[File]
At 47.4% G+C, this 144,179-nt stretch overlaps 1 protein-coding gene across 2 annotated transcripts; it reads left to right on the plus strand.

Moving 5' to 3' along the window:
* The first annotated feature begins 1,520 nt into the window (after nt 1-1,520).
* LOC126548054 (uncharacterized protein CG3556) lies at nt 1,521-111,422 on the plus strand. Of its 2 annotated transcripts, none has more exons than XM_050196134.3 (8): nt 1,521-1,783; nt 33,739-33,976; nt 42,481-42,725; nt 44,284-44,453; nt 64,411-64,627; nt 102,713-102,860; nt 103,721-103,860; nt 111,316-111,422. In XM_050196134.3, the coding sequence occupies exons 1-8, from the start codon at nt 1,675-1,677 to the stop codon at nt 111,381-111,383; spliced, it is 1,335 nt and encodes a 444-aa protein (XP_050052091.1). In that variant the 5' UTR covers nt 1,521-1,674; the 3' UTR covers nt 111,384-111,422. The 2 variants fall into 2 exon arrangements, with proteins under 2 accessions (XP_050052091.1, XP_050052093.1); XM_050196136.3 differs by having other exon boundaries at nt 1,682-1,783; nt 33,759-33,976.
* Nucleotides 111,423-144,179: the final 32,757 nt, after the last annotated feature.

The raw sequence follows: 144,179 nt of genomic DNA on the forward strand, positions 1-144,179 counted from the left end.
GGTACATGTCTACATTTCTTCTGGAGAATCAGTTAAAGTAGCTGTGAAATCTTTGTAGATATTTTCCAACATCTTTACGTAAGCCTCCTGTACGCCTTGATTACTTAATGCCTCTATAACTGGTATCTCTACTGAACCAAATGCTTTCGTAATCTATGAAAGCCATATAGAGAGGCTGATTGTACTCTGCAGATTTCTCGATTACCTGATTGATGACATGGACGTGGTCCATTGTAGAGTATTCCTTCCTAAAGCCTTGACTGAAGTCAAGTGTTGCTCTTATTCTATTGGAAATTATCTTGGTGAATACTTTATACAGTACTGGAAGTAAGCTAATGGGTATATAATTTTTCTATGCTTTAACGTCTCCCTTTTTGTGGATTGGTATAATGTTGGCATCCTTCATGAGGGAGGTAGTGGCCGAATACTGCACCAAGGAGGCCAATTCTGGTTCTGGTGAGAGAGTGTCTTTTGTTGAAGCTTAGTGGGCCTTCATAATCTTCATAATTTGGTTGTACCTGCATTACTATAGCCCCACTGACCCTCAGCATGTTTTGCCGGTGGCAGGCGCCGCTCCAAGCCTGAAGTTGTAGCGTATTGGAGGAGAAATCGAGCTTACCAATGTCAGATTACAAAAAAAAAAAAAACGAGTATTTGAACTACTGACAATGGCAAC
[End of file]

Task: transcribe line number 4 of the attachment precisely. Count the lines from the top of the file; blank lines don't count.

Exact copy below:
* LOC126548054 (uncharacterized protein CG3556) lies at nt 1,521-111,422 on the plus strand. Of its 2 annotated transcripts, none has more exons than XM_050196134.3 (8): nt 1,521-1,783; nt 33,739-33,976; nt 42,481-42,725; nt 44,284-44,453; nt 64,411-64,627; nt 102,713-102,860; nt 103,721-103,860; nt 111,316-111,422. In XM_050196134.3, the coding sequence occupies exons 1-8, from the start codon at nt 1,675-1,677 to the stop codon at nt 111,381-111,383; spliced, it is 1,335 nt and encodes a 444-aa protein (XP_050052091.1). In that variant the 5' UTR covers nt 1,521-1,674; the 3' UTR covers nt 111,384-111,422. The 2 variants fall into 2 exon arrangements, with proteins under 2 accessions (XP_050052091.1, XP_050052093.1); XM_050196136.3 differs by having other exon boundaries at nt 1,682-1,783; nt 33,759-33,976.